Zaki and the Spider
Zaki was lying in the garden reading a book. His eyes strayed from the book he was reading, and as he looked around he saw a spider's web on the branch of a tree. He got up and went up to the spider's web which he began examining with interest. The spider, which was near the web, then spoke to him.
"Hello, friend!" it said in a tiny voice.
"Hello," replied Zaki, who was always very polite. "This web you have made is very interesting. How do you make one like this?"
The spider took a deep breath and began to explain: "I start by finding the right place for it. It must be in a corner or between two nearby objects. Let me explain how I make a web between two tree branches. First I fix the thread tightly to one end of the branch. Then I go to the other end while continuing to produce thread. When I reach the right distance I stop producing that thread. Then I begin to pull the thread back towards myself until it is tight and I fix it where I am. Then I begin to weave the web inside the arc I have thus made."
Zaki thought for a moment: "I'd never be able to do such a thing as fixing a string tightly between two walls. Isn't it difficult to keep the thread tight?"
The spider smiled at him "Let me explain how I solve the problem. Sometimes I make a web between two branches that are a long way from each other. Because such webs are very big, they are also really good at trapping flies. But because the web is big it loses its tightness over time. That also reduces my success in catching flies. I go to the center of the web and I fix a thread that reaches down to the ground. I attach a small stone to the thread near the ground. Then I return to the web and try to pull the thread upwards from where the stone is. While the stone is in the air I fix the thread again tightly to the middle of the web. As a result, because the stone below the center is pulling it downwards, the web tightens up again. That's all there is to it!"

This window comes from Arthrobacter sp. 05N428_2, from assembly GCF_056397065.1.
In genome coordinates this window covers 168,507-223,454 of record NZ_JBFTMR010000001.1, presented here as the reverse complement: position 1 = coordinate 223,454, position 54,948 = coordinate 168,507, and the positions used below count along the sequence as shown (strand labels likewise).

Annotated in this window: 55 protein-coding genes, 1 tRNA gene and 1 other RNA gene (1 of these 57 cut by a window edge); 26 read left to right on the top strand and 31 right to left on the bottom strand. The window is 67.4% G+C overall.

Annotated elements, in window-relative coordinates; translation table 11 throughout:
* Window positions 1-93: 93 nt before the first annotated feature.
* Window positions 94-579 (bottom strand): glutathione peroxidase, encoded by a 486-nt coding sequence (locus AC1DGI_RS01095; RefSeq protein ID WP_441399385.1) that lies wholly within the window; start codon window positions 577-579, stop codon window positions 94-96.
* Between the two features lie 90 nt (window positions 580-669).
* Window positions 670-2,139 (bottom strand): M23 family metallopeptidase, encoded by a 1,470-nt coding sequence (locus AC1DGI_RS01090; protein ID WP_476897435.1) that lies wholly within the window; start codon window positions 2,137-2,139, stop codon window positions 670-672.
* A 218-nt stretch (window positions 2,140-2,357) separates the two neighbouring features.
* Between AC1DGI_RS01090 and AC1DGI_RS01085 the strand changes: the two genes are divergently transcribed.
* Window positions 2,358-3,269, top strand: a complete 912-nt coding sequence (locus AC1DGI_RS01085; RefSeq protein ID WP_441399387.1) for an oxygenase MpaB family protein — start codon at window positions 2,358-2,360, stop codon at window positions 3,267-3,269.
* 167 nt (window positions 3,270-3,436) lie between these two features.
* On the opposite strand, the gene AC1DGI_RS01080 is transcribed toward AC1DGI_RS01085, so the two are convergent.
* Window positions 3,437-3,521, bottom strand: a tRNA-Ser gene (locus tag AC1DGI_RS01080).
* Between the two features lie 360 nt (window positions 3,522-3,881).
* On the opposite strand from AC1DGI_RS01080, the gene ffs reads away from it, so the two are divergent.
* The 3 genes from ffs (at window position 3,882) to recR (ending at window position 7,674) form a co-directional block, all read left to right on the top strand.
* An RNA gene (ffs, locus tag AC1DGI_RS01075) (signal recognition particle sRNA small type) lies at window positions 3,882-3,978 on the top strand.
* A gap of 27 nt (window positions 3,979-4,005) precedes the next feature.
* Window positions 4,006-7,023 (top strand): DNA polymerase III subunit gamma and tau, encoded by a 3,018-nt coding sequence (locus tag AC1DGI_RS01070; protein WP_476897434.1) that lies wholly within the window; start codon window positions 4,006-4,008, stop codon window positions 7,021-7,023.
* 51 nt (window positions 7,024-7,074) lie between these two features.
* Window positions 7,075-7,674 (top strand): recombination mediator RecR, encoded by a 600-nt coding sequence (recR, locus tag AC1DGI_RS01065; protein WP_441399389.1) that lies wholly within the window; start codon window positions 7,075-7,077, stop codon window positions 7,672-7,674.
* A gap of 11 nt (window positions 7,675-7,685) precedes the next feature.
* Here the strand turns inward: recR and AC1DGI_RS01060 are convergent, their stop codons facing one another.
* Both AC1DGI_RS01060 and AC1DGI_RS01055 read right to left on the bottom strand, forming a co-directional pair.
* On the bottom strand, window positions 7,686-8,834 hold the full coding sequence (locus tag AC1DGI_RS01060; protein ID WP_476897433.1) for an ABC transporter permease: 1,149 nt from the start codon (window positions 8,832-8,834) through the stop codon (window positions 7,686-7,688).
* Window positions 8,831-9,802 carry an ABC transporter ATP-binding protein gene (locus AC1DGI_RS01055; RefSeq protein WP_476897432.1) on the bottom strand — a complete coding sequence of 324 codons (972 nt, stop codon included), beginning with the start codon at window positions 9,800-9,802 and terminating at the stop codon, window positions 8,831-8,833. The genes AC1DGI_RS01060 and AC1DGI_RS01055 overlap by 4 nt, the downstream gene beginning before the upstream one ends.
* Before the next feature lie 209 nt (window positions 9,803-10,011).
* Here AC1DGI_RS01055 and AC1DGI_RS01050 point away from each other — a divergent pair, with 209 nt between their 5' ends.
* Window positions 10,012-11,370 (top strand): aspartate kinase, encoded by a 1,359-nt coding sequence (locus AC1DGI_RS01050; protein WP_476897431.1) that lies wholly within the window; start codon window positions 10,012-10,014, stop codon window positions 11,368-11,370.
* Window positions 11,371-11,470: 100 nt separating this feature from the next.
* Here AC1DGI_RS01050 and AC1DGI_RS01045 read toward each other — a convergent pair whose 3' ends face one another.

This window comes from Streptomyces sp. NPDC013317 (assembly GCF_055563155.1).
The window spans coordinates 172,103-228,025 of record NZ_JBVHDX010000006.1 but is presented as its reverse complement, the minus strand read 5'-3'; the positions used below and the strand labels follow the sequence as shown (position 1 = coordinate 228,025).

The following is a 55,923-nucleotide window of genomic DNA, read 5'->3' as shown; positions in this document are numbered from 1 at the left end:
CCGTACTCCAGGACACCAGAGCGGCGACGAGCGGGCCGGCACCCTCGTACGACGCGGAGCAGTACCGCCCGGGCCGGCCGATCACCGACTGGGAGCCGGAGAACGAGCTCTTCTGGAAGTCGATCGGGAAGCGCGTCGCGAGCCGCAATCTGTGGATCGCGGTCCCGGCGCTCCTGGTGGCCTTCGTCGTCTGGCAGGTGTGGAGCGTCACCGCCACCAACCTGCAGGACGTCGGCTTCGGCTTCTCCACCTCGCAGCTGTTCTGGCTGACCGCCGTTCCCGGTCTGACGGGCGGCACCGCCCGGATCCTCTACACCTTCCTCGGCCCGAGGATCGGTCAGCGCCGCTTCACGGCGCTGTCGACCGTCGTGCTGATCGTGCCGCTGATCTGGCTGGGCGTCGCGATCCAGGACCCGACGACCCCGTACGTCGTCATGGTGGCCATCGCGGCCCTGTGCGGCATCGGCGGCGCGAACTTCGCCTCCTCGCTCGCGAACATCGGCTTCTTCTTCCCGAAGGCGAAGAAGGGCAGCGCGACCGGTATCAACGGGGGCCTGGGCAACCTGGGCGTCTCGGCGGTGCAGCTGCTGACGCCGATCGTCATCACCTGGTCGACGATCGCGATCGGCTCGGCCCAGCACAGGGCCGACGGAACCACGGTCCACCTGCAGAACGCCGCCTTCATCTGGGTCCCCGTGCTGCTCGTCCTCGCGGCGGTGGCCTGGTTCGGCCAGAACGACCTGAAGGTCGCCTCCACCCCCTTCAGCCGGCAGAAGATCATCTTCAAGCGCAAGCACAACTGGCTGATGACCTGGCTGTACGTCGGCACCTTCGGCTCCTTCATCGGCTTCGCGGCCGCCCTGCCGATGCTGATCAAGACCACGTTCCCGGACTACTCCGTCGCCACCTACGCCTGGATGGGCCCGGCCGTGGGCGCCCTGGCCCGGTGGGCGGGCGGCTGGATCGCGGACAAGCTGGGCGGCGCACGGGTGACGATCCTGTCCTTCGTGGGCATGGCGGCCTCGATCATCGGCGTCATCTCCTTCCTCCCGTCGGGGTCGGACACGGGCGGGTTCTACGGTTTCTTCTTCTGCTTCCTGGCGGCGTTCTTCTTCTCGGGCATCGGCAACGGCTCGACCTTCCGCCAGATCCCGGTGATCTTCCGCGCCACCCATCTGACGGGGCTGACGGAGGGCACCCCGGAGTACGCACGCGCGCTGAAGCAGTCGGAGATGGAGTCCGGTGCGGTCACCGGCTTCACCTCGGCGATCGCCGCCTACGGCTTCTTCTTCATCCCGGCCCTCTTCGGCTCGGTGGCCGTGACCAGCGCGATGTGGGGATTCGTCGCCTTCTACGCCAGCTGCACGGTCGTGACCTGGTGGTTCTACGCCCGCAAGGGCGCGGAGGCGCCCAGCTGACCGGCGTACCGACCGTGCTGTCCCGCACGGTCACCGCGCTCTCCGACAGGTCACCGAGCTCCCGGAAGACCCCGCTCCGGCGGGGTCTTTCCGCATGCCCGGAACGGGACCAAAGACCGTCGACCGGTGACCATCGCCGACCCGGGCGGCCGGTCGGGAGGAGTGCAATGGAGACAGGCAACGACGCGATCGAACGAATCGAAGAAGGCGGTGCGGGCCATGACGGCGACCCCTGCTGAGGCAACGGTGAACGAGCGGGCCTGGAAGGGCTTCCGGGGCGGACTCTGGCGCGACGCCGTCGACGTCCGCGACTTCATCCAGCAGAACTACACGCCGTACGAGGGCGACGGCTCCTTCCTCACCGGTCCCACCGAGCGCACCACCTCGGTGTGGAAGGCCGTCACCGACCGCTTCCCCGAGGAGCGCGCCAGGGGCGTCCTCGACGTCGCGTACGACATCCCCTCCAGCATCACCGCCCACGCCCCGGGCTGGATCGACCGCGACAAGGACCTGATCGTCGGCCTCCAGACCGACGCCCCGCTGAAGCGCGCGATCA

"What a great method!" said Zaki, who was really impressed. "How did you learn such a technique, and how do you use it so well ? Spiders must have been doing this for millions of years..."
"You're right, my friend," agreed the spider. "It would be stupid to think that we have enough intelligence of our own to manage this. It is Allah, Who owns and creates everything, Who gives me the skill to use this technique."
"Don't forget, Zaki," the spider went on to remind him: "For Allah everything is very easy. Allah has the power to create an infinite variety of living things and places."
"Thank you for what you've told me," said Zaki, who was a very polite little boy. "I will now understand rather better how powerful Allah is and what superior knowledge He has every time I see the living things He created, and their flawless features."